Michigan Republican Rep. Dave Trott announced Monday that he won’t seek re-election in 2018.
“I have decided that the best course for me is to spend more time with my family and return to the private sector,” the 11th District congressman said in a statement.
The two-term Republican said he initially sought election as a “citizen legislator” for a limited time.
“Our country’s founding fathers envisioned a government where citizens leave private life, serve for a brief time and then return home to their communities,” he said.
Elected in 2014, Trott serves on the Financial Services Committee.
Ohio Rep. Steve Stivers, chairman of the National Republican Congressional Committee, praised Trott on Monday.
“His focus on job creation has paid off, and Michiganders in the 11th District are better off today thanks to his leadership,” Stivers said in a statement.
“The NRCC is looking forward to keeping his seat red in 2018. We will not let his hard work go to waste, and are confident this seat will remain under Republican control,” he added.
Trott won re-election last fall by 13 points. Inside Elections with Nathan L. Gonzales rates the race Likely Republican. President Donald Trump carried the 11th District by 4 points last fall, according to calculations by Daily Kos Elections. Republican Mitt Romney carried the seat by 5 points in 2012. When Barack Obama won the presidency in 2008, he carried the district by about 2 points.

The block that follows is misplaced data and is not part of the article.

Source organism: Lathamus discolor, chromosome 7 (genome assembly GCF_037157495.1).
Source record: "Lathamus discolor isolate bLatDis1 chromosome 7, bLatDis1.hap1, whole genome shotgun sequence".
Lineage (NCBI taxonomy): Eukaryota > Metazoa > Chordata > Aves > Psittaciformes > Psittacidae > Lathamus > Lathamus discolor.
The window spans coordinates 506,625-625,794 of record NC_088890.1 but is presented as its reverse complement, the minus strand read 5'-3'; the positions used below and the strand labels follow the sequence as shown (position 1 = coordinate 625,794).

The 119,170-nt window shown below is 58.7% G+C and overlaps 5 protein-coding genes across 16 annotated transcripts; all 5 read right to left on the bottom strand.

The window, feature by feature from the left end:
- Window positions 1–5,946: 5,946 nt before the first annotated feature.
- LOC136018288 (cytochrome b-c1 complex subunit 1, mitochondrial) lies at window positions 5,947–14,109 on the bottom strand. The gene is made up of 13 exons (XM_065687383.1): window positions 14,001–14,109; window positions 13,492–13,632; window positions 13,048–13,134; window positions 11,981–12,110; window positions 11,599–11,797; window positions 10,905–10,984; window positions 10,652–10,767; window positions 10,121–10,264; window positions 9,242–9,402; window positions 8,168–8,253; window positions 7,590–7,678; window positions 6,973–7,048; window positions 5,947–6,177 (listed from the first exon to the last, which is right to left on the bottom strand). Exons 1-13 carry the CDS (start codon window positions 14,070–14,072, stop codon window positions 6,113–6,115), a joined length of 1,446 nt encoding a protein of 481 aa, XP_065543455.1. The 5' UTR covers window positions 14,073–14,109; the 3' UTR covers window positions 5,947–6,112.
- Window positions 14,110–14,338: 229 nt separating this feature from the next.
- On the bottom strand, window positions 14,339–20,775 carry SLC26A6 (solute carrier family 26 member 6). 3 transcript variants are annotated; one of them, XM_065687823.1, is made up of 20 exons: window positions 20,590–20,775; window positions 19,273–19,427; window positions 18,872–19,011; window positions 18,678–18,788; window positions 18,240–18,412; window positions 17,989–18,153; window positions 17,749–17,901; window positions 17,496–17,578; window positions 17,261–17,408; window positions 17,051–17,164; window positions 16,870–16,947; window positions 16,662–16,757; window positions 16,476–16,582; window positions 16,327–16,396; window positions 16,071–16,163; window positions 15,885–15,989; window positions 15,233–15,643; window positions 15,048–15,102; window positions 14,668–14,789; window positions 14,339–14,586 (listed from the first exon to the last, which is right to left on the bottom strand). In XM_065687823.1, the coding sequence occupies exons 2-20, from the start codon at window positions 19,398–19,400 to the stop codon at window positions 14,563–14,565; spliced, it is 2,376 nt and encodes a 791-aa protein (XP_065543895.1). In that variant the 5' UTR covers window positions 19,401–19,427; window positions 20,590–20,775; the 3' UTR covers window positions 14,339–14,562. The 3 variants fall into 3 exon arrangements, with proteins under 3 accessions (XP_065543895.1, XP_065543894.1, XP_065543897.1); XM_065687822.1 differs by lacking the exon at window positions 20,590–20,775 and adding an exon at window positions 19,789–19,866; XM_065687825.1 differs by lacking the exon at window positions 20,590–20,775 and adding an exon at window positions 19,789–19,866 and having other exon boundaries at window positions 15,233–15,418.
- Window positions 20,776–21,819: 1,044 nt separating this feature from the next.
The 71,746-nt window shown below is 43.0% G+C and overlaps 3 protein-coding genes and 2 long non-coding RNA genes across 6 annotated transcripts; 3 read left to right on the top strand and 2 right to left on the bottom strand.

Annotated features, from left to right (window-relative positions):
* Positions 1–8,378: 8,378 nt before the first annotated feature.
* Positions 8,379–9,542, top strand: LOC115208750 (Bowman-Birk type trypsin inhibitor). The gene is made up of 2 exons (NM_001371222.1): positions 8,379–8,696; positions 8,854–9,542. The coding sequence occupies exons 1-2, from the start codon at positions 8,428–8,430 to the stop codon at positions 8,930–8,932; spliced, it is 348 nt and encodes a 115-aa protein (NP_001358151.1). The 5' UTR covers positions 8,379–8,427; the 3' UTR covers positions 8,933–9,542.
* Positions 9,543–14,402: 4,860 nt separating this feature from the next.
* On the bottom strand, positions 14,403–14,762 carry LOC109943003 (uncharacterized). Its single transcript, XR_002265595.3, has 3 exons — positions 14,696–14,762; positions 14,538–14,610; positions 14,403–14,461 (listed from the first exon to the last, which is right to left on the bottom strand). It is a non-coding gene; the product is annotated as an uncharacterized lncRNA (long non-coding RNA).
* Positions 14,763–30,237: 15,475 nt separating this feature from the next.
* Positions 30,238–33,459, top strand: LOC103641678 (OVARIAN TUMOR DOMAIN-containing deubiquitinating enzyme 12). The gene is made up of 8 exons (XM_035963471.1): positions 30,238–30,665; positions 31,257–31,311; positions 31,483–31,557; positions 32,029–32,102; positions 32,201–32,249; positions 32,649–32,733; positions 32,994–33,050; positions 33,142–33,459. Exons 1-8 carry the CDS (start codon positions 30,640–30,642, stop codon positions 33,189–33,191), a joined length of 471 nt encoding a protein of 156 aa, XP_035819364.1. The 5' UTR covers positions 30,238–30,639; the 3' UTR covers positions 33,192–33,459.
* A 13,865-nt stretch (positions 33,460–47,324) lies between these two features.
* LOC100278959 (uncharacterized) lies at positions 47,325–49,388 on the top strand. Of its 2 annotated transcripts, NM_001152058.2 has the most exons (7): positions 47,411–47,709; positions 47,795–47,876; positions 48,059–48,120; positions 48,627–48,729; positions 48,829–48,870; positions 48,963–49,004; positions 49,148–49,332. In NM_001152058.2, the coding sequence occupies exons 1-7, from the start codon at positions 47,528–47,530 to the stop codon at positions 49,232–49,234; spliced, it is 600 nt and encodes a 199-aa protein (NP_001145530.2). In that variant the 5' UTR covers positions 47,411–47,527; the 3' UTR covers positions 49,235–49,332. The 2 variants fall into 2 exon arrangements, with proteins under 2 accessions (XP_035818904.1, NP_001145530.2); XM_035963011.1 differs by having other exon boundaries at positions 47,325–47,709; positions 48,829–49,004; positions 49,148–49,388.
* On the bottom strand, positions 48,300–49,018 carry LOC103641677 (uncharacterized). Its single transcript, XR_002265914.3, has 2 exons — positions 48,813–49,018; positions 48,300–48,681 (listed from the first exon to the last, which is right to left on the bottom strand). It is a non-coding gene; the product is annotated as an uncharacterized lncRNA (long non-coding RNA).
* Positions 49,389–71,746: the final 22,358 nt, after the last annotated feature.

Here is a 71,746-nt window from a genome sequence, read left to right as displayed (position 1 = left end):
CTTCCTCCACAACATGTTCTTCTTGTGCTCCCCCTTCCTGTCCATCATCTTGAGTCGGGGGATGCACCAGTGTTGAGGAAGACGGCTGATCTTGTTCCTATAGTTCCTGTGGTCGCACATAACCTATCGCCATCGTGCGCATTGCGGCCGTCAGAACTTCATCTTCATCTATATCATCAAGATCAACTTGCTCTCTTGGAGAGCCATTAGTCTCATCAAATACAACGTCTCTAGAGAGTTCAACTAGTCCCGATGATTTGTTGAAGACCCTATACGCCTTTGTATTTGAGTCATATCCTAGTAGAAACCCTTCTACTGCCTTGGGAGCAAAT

Out of a handful of Republicans considering the race, state Rep. Klint Kesto may be most likely to get in at this point. GOP strategist and Michigan-native Rory Cooper is also thinking about it. The Purple Strategies managing director was the communications director for former Majority Leader Eric Cantor. State Rep. Laura Cox could also be interested.
The Democratic Congressional Campaign Committee painted the open 11th District seat as a competitive pickup opportunity.
Democrat Haley Stevens is already running. She was chief of staff for the Obama administration’s Auto Task Force. Stevens raised $323,000 in the second quarter of this year and ended June 30 with $281,000 in the bank.
Democrat Fayrouz Saad is also running. She’s the former director of immigration affairs for Detroit. Saad worked for the Department of Homeland Security in the Obama administration.